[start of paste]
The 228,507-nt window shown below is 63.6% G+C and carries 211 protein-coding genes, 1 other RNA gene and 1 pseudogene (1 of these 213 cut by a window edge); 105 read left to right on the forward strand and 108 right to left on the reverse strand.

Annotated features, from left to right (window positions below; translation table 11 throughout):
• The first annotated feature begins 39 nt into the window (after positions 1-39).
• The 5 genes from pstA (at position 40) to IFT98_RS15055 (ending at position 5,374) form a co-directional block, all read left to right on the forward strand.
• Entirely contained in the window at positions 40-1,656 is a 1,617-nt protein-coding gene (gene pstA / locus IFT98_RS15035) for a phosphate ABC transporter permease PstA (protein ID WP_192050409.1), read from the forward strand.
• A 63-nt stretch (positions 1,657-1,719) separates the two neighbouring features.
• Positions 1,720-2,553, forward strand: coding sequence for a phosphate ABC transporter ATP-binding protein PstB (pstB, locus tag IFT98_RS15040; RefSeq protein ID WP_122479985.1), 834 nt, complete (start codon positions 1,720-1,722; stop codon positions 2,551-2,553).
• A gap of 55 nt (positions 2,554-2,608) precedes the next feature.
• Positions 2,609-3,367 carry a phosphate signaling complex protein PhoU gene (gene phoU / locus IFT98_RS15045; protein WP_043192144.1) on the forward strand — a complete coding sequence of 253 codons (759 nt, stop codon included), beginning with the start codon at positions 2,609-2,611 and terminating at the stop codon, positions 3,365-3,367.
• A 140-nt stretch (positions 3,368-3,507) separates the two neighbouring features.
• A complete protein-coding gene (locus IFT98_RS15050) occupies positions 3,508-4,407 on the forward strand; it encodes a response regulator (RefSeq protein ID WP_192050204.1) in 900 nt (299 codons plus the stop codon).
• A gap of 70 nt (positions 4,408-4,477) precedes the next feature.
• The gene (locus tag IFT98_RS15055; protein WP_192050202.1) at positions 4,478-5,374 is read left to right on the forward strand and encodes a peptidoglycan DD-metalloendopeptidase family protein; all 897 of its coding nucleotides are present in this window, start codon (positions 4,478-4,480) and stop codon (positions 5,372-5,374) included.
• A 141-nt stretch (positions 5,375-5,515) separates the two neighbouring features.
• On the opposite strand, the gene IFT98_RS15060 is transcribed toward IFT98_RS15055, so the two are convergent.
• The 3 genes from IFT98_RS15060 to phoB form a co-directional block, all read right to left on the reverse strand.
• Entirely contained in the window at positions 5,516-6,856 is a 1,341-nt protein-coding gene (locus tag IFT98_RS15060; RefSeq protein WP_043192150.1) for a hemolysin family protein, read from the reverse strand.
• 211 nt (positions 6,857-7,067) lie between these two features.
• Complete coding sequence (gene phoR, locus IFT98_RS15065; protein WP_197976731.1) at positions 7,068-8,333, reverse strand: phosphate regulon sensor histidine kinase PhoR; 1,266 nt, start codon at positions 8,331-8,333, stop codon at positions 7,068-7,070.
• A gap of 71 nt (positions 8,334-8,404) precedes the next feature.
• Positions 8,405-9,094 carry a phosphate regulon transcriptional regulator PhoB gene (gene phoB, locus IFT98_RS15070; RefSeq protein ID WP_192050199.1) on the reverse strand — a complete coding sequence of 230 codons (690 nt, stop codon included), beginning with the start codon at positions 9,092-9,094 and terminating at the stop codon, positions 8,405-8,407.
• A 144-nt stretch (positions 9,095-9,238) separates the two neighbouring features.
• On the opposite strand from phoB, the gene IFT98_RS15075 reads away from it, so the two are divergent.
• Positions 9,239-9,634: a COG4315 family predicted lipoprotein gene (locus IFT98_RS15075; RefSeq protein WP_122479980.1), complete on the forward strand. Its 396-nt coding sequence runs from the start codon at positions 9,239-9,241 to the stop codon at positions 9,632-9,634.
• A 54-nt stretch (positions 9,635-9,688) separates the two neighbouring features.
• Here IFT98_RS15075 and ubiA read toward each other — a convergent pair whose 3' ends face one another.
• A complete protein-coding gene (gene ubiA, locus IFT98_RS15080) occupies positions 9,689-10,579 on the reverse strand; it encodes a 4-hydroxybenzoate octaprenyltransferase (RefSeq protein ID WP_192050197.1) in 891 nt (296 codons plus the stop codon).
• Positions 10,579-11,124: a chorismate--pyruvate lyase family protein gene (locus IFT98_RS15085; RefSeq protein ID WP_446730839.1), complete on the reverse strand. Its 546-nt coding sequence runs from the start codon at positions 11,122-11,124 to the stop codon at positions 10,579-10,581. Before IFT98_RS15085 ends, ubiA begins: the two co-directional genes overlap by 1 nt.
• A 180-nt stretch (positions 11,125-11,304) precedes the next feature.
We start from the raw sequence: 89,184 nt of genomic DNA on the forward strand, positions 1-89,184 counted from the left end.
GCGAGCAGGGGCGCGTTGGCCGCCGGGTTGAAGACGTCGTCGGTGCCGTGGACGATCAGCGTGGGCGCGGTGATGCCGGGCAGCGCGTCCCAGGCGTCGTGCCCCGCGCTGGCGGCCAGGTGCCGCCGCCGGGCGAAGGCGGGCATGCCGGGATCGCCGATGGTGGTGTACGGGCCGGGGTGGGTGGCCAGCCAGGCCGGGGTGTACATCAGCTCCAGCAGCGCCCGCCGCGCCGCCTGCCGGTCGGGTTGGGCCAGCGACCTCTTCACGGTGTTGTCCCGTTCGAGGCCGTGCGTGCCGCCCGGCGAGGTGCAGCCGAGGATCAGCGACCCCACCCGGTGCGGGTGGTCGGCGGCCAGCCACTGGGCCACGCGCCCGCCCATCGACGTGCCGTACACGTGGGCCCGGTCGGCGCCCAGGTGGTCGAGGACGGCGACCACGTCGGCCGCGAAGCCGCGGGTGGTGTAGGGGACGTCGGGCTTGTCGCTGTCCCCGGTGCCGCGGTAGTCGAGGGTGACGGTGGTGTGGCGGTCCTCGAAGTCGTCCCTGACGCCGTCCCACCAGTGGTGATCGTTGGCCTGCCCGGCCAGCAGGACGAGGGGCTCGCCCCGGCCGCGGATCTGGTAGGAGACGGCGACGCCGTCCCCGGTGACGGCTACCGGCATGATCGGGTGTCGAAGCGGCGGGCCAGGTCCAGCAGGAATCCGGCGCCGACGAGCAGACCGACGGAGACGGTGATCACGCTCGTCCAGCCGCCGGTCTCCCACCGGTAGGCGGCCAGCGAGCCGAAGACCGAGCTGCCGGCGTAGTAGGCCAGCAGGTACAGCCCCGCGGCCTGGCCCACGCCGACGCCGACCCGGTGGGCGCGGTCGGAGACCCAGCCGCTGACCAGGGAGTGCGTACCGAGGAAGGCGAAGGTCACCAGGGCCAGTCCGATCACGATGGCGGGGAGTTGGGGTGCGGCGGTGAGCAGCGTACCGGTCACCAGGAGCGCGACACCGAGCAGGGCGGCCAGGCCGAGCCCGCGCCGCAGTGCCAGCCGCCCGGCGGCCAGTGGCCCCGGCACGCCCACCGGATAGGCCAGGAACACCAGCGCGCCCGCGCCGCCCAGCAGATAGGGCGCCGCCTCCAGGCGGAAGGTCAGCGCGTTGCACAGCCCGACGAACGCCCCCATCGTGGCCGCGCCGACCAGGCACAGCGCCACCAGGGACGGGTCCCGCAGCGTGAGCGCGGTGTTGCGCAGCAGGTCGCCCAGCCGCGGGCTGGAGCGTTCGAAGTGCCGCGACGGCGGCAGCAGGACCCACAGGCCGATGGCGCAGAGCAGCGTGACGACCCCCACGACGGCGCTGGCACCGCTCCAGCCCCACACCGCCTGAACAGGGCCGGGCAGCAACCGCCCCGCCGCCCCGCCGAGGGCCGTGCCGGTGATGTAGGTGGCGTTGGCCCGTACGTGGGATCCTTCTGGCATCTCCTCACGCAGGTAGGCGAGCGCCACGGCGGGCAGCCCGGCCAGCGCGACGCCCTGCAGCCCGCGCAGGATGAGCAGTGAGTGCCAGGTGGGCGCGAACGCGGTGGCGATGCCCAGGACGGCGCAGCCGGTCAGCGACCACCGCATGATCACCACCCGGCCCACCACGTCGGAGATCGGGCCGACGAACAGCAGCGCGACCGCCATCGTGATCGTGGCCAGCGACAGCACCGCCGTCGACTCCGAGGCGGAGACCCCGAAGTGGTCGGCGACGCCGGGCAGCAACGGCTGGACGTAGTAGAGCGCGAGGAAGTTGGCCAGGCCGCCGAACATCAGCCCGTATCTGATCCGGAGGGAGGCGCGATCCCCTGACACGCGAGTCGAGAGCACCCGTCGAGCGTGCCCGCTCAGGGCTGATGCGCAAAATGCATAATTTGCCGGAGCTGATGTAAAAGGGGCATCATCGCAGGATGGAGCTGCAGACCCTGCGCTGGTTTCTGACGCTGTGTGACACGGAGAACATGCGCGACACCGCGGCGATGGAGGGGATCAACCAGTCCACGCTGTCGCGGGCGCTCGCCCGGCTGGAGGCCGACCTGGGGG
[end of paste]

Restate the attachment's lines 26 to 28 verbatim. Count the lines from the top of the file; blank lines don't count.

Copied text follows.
• Here IFT98_RS15075 and ubiA read toward each other — a convergent pair whose 3' ends face one another.
• A complete protein-coding gene (gene ubiA, locus IFT98_RS15080) occupies positions 9,689-10,579 on the reverse strand; it encodes a 4-hydroxybenzoate octaprenyltransferase (RefSeq protein ID WP_192050197.1) in 891 nt (296 codons plus the stop codon).
• Positions 10,579-11,124: a chorismate--pyruvate lyase family protein gene (locus IFT98_RS15085; RefSeq protein ID WP_446730839.1), complete on the reverse strand. Its 546-nt coding sequence runs from the start codon at positions 11,122-11,124 to the stop codon at positions 10,579-10,581. Before IFT98_RS15085 ends, ubiA begins: the two co-directional genes overlap by 1 nt.